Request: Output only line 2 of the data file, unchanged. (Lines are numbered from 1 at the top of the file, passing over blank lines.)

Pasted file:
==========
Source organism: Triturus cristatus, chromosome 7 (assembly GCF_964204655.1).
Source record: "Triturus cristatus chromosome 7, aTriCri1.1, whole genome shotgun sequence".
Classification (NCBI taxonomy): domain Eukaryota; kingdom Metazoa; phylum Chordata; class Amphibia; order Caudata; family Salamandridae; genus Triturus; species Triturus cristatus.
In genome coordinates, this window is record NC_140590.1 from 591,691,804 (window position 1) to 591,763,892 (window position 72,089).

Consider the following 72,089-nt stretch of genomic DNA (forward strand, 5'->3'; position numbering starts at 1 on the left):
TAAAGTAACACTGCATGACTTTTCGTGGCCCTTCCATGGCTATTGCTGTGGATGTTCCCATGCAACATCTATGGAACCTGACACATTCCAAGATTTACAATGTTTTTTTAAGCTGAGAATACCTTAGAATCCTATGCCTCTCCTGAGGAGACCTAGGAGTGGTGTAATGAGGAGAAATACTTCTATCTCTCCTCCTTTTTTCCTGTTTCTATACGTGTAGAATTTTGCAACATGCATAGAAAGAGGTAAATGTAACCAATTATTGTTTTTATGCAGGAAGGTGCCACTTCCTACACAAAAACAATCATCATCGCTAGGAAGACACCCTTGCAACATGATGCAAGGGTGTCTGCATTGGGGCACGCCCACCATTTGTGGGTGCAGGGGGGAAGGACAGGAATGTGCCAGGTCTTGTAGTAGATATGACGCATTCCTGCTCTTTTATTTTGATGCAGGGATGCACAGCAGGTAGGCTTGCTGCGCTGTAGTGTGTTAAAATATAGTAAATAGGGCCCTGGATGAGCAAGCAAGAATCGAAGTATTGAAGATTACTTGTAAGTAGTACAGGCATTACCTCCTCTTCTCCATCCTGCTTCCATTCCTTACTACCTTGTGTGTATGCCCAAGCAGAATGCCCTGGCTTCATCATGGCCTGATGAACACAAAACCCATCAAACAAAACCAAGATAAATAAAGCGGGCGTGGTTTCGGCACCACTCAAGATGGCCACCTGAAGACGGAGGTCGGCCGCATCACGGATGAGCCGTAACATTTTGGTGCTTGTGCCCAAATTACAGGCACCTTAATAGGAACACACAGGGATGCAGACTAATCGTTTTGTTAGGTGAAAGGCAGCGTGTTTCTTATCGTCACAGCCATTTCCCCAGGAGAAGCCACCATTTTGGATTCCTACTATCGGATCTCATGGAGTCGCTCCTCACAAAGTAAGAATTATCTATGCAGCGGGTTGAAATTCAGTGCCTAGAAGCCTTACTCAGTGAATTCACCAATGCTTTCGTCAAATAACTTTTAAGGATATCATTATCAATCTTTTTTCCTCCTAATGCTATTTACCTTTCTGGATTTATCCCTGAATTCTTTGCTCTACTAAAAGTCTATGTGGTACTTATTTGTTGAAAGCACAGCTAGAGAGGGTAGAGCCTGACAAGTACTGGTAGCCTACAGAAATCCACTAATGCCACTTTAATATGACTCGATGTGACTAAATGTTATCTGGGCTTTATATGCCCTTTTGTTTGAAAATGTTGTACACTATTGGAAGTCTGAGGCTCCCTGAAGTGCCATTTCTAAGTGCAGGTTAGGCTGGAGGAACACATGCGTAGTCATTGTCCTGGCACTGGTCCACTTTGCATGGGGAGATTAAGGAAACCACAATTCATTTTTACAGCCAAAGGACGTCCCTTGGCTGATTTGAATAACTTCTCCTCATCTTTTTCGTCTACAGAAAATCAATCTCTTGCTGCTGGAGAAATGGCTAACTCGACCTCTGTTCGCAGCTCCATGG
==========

Source record: "Triturus cristatus chromosome 7, aTriCri1.1, whole genome shotgun sequence".